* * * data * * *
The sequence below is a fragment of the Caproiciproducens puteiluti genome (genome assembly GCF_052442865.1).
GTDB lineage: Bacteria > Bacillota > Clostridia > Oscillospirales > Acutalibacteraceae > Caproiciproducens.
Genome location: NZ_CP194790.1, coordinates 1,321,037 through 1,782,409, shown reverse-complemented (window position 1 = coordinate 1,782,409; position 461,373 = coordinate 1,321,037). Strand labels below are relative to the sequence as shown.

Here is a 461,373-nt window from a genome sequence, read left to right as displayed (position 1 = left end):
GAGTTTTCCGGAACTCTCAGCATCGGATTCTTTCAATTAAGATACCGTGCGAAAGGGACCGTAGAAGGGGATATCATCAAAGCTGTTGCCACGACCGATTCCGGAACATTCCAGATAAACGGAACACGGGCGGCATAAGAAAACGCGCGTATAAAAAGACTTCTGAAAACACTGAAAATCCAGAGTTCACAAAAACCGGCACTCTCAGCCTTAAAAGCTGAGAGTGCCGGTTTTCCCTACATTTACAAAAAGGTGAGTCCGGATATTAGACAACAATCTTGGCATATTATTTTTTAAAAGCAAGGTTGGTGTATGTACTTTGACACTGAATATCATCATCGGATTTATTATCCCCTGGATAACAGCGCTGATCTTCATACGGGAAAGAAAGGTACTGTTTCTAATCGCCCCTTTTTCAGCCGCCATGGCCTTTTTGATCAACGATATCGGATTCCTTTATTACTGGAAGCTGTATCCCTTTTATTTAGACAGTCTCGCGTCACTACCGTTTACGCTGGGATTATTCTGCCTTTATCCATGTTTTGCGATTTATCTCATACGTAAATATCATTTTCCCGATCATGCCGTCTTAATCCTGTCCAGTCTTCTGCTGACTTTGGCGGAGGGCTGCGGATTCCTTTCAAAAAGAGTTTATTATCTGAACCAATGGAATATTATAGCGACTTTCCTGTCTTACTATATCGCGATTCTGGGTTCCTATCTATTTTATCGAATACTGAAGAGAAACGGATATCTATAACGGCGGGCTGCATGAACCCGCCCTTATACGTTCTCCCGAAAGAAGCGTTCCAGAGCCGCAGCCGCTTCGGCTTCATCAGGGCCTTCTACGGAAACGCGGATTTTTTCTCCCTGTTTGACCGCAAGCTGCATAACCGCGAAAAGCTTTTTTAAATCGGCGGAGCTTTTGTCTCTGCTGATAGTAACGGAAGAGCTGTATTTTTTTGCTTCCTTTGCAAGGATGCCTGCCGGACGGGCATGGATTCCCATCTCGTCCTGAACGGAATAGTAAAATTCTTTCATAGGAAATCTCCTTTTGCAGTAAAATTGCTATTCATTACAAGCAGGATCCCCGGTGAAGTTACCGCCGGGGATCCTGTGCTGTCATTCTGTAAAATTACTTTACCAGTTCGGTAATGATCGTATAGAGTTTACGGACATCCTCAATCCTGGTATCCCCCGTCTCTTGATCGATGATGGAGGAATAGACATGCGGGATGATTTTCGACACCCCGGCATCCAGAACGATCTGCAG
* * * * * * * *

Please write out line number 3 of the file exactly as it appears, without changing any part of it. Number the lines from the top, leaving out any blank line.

Genome location: NZ_CP194790.1, coordinates 1,321,037 through 1,782,409, shown reverse-complemented (window position 1 = coordinate 1,782,409; position 461,373 = coordinate 1,321,037). Strand labels below are relative to the sequence as shown.